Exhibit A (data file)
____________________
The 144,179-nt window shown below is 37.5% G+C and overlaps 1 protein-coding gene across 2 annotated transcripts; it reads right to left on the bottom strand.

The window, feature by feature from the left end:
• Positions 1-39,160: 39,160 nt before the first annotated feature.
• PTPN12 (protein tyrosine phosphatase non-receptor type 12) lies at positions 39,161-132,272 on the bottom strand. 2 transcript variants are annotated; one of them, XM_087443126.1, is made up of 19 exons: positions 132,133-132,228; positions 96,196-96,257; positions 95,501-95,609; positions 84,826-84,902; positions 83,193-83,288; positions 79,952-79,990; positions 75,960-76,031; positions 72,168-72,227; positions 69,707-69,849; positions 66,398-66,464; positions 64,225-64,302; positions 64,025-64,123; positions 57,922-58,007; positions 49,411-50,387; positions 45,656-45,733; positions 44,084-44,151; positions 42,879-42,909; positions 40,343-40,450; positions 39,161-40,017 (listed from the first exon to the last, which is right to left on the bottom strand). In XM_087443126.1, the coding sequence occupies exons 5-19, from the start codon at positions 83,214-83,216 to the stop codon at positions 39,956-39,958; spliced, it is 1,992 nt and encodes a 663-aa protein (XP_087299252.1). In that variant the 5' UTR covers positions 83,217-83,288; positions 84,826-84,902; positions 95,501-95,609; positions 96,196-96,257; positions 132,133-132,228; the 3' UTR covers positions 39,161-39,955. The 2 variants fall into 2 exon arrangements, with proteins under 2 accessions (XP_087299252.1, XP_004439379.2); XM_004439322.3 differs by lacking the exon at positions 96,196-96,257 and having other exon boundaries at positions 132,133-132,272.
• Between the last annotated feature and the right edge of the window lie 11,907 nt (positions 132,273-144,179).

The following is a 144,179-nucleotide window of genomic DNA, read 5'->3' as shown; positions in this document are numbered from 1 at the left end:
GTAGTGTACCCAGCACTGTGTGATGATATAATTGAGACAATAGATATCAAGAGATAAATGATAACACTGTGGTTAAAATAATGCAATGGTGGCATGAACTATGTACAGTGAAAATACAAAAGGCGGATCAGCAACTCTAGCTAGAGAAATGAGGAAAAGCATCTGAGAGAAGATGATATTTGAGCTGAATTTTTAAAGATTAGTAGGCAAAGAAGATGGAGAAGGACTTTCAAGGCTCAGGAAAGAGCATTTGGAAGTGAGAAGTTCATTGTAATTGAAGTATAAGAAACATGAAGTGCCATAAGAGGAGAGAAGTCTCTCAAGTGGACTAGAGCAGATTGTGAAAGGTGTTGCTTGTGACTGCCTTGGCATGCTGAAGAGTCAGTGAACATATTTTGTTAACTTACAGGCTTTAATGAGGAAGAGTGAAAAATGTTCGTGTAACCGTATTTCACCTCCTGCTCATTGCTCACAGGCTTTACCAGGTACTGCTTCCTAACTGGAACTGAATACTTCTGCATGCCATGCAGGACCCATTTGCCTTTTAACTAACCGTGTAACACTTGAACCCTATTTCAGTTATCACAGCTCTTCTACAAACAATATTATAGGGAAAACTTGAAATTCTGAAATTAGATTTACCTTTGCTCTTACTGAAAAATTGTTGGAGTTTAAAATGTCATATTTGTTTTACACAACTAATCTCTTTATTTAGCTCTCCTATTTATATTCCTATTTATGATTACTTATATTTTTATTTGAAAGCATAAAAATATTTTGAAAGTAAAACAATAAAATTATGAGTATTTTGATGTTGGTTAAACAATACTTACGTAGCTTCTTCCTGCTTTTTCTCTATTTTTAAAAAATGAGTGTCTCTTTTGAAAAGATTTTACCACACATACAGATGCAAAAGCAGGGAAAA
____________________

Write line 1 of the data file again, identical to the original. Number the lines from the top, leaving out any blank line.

The 144,179-nt window shown below is 37.5% G+C and overlaps 1 protein-coding gene across 2 annotated transcripts; it reads right to left on the bottom strand.